National

Where dozens of large wildfires are burning across US right now

Flames consume a cabin at the Nichelini Family Winery in unincorporated Napa County as the Hennessey Fire burns on Tuesday, Aug. 18, 2020. A winery family member said they had spent 10 hours Monday rebuilding the cabin's foundation. Fire crews across the region scrambled to contain dozens of blazes sparked by lightning strikes as a statewide heat wave continues. (AP Photo/Noah Berger)

(CNN) — While people in the West are suffering through record-breaking heat, wildfires are ravaging many areas, especially in California, and red-flag warnings have been issued from the Northwest into the Rockies.

There were at least 77 large complexes of wildfires burning in 15 states across the country as of Tuesday evening — almost a third of them in California, according to the National Interagency Fire Center.

The fires have burned at least 649,054 acres in the 14 states where fires are still spreading, according to the NIFC.

Some 45 million people remain under some sort of heat warning or advisories, and no reprieve from the record heat in the West is expected until the weekend.

Most of California and some surrounding areas are under an excessive heat warning from the National Weather Service.

Here’s where the largest of the fires have been reported as of Tuesday evening, according to the NIFC, which counts area fires as complexes, not single fires. These numbers will be updated as soon as new data is available.

Alaska

Number of fires: Seven

Acres burned: More than 26,000 acres

Cause: Lightning strikes have caused most of the 331 fires reported this year to date, according to the Alaska Interagency Coordination Center.

Arizona

Number of fires: 11

Size: More than 31,000 acres

Cause: A lightning strike caused the largest, the Cassadora Springs Fire, according to information on InciWeb Information System.

California

Number of fires: 25

Total size: More than 345,000 acres

Cause: The August complex, made up of 20 individual fires, was caused by lightning strikes in the Mendocino National Forest, according to information on InciWeb Information System.

Colorado

Number of fires: Five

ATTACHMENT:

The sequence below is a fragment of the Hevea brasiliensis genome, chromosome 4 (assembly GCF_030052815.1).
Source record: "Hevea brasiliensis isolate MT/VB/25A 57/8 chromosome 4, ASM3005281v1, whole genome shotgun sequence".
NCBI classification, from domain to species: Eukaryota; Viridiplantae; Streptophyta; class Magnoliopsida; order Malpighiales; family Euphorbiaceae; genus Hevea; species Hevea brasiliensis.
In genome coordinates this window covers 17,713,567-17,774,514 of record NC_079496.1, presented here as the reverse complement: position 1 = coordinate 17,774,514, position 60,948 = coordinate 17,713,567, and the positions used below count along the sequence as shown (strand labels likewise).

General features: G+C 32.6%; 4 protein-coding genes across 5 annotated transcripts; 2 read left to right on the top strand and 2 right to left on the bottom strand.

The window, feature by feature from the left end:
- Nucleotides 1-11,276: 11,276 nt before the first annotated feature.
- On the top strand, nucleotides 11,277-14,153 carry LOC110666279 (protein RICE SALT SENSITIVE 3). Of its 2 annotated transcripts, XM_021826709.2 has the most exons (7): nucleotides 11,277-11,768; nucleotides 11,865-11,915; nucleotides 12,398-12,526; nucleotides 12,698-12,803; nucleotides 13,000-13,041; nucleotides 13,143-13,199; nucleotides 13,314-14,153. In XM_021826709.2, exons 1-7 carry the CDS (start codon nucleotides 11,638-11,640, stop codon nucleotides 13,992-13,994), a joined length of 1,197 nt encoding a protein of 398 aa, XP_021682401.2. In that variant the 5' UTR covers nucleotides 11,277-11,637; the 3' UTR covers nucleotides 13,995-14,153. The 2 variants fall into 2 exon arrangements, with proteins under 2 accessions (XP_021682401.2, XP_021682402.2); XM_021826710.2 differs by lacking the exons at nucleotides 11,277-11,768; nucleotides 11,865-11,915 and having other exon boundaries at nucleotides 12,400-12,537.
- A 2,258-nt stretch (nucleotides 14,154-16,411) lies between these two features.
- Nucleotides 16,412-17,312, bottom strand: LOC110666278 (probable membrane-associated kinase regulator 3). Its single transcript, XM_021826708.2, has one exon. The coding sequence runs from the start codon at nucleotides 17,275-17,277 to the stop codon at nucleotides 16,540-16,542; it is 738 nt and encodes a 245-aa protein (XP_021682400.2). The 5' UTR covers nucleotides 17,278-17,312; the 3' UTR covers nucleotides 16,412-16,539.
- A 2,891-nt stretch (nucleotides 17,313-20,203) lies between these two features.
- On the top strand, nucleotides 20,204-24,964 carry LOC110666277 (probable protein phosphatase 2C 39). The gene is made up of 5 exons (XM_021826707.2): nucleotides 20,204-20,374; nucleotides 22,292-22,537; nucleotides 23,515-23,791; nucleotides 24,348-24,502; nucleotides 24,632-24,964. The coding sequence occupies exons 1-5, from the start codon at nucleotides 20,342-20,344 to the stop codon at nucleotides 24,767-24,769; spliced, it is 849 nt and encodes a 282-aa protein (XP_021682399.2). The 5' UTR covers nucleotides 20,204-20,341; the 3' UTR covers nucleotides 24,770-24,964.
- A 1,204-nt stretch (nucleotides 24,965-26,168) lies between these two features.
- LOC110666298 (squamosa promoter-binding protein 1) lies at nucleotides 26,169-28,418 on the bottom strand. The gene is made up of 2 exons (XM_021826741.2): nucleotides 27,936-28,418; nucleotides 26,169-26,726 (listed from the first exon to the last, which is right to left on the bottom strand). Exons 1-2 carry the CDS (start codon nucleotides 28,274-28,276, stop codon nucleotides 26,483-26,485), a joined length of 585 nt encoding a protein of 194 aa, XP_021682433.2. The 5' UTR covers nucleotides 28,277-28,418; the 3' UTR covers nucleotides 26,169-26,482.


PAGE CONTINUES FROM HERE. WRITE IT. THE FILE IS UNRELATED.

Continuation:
Size: More than 135,000 acres

Smoke is covering much of Colorado, and the Denver metro area is under an air quality alert.

Cause: The Pine Gulch Fire, the largest burning now, was caused by lightning, according to an incident report on InciWeb.

Florida

Number of fires: One

Size: More than 100 acres

Cause: Unclear

Idaho

Number of fires: Two

Size: More than 490 acres

Cause: The cause of the Muldoon Fire, which has burned about 400 acres, is under investigation.

Montana

Number of fires: Three

Size: Almost 8,000 acres

Cause: The Bear Creek Fire was caused by lightning. It’s burned more than 7,500 acres.

Nevada

Number of fires: Two that are totally contained, meaning they are no longer spreading.

Size: They burned more than 14,000 acres before they were contained.

Cause: Lightning caused the Poodle Fire, which has burned more than 13,600 acres.

New Mexico

Number of fires: Two

Size: More than 2,600 acres

Cause: Lightning also caused the Dark Canyon Fire, which has burned more than 3,000 acres.

Oregon

Number of fires: Seven, with two contained

Size: More than 22,000 acres

Cause: The cause of the Indian Creek Fire is under investigation. It’s burned more than 14,000 acres.

South Dakota

Number of fires: One

Size: More than 500 acres

Cause: Unclear

Texas

Number of fires: Two

Size: More than 4,000 acres

Cause: Unclear

Utah

Number of fires: Four

Size: More than 1,500 acres

Cause: Unclear

Washington

Number of fires: Six

Size: More than 44,000 acres

Cause: The Taylor Pond Fire was caused by lightning, according to a Facebook post by the Southeast Washington Interagency Incident Management Team. It’s burned almost 38,000 acres.

Wyoming

Number of fires: 1

Size: More than 25,000 acres

Cause: The Waddle Creek Fire, on the border with Montana, is still under investigation, according to CNN affiliate KULR.

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